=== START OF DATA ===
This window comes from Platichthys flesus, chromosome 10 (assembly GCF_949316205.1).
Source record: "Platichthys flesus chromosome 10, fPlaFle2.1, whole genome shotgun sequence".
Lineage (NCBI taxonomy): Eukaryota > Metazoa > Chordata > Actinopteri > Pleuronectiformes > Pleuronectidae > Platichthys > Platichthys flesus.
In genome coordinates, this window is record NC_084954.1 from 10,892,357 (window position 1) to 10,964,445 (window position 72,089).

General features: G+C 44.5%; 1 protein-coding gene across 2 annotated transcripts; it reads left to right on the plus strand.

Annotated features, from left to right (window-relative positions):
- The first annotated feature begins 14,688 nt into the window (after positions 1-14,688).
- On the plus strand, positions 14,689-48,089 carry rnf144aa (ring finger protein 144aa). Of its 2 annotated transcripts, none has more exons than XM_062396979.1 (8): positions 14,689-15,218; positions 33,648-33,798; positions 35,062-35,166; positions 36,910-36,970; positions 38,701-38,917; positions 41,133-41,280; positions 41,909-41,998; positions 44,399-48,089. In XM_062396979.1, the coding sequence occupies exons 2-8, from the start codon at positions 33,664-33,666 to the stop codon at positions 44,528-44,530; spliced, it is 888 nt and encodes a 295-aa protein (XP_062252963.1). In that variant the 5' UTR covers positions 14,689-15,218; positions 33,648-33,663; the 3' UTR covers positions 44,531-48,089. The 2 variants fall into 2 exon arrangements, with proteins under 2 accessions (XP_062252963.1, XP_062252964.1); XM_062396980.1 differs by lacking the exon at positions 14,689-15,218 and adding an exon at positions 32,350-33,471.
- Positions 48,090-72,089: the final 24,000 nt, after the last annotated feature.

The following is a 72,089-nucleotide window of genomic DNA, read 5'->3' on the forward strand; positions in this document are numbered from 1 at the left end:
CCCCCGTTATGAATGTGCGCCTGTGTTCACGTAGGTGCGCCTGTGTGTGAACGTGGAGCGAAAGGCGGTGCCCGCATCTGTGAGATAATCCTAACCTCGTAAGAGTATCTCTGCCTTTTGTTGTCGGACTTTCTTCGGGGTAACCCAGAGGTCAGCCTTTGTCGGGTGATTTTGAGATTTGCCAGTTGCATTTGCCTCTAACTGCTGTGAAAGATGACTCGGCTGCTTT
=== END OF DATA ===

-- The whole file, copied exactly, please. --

This window comes from Platichthys flesus, chromosome 10 (assembly GCF_949316205.1).
Source record: "Platichthys flesus chromosome 10, fPlaFle2.1, whole genome shotgun sequence".
Lineage (NCBI taxonomy): Eukaryota > Metazoa > Chordata > Actinopteri > Pleuronectiformes > Pleuronectidae > Platichthys > Platichthys flesus.
In genome coordinates, this window is record NC_084954.1 from 10,892,357 (window position 1) to 10,964,445 (window position 72,089).

General features: G+C 44.5%; 1 protein-coding gene across 2 annotated transcripts; it reads left to right on the plus strand.

Annotated features, from left to right (window-relative positions):
- The first annotated feature begins 14,688 nt into the window (after positions 1-14,688).
- On the plus strand, positions 14,689-48,089 carry rnf144aa (ring finger protein 144aa). Of its 2 annotated transcripts, none has more exons than XM_062396979.1 (8): positions 14,689-15,218; positions 33,648-33,798; positions 35,062-35,166; positions 36,910-36,970; positions 38,701-38,917; positions 41,133-41,280; positions 41,909-41,998; positions 44,399-48,089. In XM_062396979.1, the coding sequence occupies exons 2-8, from the start codon at positions 33,664-33,666 to the stop codon at positions 44,528-44,530; spliced, it is 888 nt and encodes a 295-aa protein (XP_062252963.1). In that variant the 5' UTR covers positions 14,689-15,218; positions 33,648-33,663; the 3' UTR covers positions 44,531-48,089. The 2 variants fall into 2 exon arrangements, with proteins under 2 accessions (XP_062252963.1, XP_062252964.1); XM_062396980.1 differs by lacking the exon at positions 14,689-15,218 and adding an exon at positions 32,350-33,471.
- Positions 48,090-72,089: the final 24,000 nt, after the last annotated feature.

The following is a 72,089-nucleotide window of genomic DNA, read 5'->3' on the forward strand; positions in this document are numbered from 1 at the left end:
CCCCCGTTATGAATGTGCGCCTGTGTTCACGTAGGTGCGCCTGTGTGTGAACGTGGAGCGAAAGGCGGTGCCCGCATCTGTGAGATAATCCTAACCTCGTAAGAGTATCTCTGCCTTTTGTTGTCGGACTTTCTTCGGGGTAACCCAGAGGTCAGCCTTTGTCGGGTGATTTTGAGATTTGCCAGTTGCATTTGCCTCTAACTGCTGTGAAAGATGACTCGGCTGCTTT